How Stoicism Might Have Saved Tonya Harding

“That wasn’t my fault.” -Tonya Harding

That’s the reoccurring line tying together the many head-shaking, heart-breaking missteps of Tonya Harding, as seen in the recent biopic, I, Tonya.

For those unfamiliar, Harding is the infamous figure skater known for her involvement in the 1994 attack on fellow Olympian, Nancy Kerrigan, orchestrated by her ex-husband Jeff Gillooly.

It was the scandal that shook the early 90’s and helped crystallize the 24-hour news cycle. It’s also the story of a young girl with phenom talent who just couldn’t break away from her toxic environment and stay out of her own way. But what makes the movie special is that it is, “Based on irony-free, wildly contradictory, totally true interviews with Tonya Harding and Jeff Gillooly.

Watching Harding (played by Margot Robbie) in the interviews, one can’t disagree that much of her misfortune wasn’t her fault. It wasn’t her fault her father abandoned her with a physically and emotionally abusive mother. It wasn’t her fault that, because of this, she was wired to seek out an equally abusive partner in Gillooly. And it wasn’t her fault that the National Figure Skating Association refused to separate the girl on the ice from the slums she came from.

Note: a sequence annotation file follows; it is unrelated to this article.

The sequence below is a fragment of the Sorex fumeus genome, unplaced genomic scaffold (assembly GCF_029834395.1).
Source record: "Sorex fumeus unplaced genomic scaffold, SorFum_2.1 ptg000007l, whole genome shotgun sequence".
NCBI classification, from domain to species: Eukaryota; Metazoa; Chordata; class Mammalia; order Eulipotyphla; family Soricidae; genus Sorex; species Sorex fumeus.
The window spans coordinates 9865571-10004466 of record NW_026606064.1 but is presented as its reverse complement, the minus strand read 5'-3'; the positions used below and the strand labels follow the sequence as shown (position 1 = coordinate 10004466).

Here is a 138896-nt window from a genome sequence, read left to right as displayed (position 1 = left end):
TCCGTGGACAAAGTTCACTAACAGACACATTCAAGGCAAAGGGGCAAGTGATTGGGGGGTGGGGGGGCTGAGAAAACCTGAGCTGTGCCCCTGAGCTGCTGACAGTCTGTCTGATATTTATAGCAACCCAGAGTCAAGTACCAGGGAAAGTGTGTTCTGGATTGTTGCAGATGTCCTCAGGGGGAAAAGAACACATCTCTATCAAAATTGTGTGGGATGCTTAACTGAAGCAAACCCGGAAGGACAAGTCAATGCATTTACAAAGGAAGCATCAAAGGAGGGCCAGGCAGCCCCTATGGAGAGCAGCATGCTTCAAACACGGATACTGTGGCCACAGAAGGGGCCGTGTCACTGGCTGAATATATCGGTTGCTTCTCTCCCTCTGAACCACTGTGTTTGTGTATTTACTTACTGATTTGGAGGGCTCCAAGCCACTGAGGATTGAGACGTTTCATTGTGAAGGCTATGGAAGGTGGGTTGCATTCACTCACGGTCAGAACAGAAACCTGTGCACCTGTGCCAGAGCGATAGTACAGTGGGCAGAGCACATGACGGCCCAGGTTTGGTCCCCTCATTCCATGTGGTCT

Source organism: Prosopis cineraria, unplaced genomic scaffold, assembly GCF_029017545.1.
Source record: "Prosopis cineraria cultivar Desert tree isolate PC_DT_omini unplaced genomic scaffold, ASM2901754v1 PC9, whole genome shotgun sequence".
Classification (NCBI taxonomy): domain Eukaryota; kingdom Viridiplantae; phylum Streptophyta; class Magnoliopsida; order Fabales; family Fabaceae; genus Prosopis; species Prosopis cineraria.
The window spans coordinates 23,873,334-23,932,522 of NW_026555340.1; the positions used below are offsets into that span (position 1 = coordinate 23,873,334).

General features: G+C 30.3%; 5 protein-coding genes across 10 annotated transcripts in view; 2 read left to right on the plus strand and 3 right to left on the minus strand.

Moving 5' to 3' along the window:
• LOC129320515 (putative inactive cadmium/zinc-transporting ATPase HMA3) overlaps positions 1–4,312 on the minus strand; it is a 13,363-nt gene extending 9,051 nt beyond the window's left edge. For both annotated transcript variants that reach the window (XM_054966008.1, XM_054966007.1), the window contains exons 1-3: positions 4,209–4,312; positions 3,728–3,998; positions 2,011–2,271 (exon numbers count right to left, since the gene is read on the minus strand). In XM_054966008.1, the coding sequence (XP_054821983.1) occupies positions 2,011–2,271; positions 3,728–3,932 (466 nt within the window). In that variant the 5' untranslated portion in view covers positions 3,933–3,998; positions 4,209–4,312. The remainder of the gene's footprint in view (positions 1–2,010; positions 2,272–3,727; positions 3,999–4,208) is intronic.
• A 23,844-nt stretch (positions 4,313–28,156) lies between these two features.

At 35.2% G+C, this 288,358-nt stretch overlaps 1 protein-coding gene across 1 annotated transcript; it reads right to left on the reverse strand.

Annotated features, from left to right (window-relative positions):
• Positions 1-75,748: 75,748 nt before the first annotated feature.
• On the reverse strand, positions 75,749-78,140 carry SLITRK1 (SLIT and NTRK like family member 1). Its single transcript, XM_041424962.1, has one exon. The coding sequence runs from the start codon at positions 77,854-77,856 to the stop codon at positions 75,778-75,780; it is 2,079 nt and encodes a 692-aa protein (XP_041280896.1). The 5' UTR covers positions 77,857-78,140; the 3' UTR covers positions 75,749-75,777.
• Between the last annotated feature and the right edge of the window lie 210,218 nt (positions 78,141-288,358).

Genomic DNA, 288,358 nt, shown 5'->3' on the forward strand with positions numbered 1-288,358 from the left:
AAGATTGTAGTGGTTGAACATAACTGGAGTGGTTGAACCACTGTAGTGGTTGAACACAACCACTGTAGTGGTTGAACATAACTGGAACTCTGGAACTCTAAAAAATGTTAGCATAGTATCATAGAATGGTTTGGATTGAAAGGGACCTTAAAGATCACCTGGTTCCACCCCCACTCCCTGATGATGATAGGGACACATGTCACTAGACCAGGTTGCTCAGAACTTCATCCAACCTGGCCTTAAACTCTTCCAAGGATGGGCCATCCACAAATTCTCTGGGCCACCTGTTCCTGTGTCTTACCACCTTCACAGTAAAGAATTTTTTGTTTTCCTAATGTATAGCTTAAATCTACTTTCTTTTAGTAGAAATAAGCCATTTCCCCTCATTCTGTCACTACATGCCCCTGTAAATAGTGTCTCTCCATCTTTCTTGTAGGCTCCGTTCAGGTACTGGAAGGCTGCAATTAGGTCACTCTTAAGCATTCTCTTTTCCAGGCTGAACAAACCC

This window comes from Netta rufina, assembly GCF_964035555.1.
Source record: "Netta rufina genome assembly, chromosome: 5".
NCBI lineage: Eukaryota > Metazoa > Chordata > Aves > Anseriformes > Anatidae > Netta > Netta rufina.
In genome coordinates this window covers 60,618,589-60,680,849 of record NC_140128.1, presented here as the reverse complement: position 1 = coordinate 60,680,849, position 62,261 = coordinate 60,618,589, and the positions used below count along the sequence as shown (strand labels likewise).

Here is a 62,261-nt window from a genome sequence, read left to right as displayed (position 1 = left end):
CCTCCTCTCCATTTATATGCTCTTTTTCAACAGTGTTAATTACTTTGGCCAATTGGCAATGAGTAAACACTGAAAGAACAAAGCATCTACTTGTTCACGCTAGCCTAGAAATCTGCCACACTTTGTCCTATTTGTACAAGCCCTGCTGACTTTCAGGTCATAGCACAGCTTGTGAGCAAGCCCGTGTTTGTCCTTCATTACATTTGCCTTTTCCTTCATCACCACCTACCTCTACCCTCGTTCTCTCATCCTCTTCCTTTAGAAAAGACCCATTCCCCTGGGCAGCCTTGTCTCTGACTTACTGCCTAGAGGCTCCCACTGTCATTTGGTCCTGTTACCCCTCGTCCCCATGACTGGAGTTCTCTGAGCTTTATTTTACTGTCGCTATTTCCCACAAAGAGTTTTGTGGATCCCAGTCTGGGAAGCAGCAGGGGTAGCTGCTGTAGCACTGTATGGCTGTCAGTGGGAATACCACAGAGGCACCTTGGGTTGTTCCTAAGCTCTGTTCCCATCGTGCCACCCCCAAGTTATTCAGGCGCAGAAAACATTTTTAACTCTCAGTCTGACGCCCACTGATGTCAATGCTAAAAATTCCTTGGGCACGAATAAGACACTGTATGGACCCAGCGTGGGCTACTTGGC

Yet, what magnifies the ongoing string of disappointments in the film is watching Harding in the interviews, years removed from it all, clutching onto a cigarette and an unrelenting defense that none of it was ever her fault.

“An ignorant person is inclined to blame others for his own misfortune. To blame oneself is proof of progress. But the wise man never has to blame another or himself.” -Epictetus

Through grit and perseverance, Harding defies the odds of her upbringing and becomes one of the top figure skaters in the world. She consistently out-skates the competition but is given low scores by judges, who admit to her, “You just aren’t the image we want to portray.”

Harding responds by flinging curses at the judges while still on the ice. She fires her long-time skating coach (the only reasonable human being within her orbit) by throwing a skate at her head. Harding takes the unfairness of the situation not as an opportunity to rise above, but to kick and scream and solidify her role as an antagonist in the sport.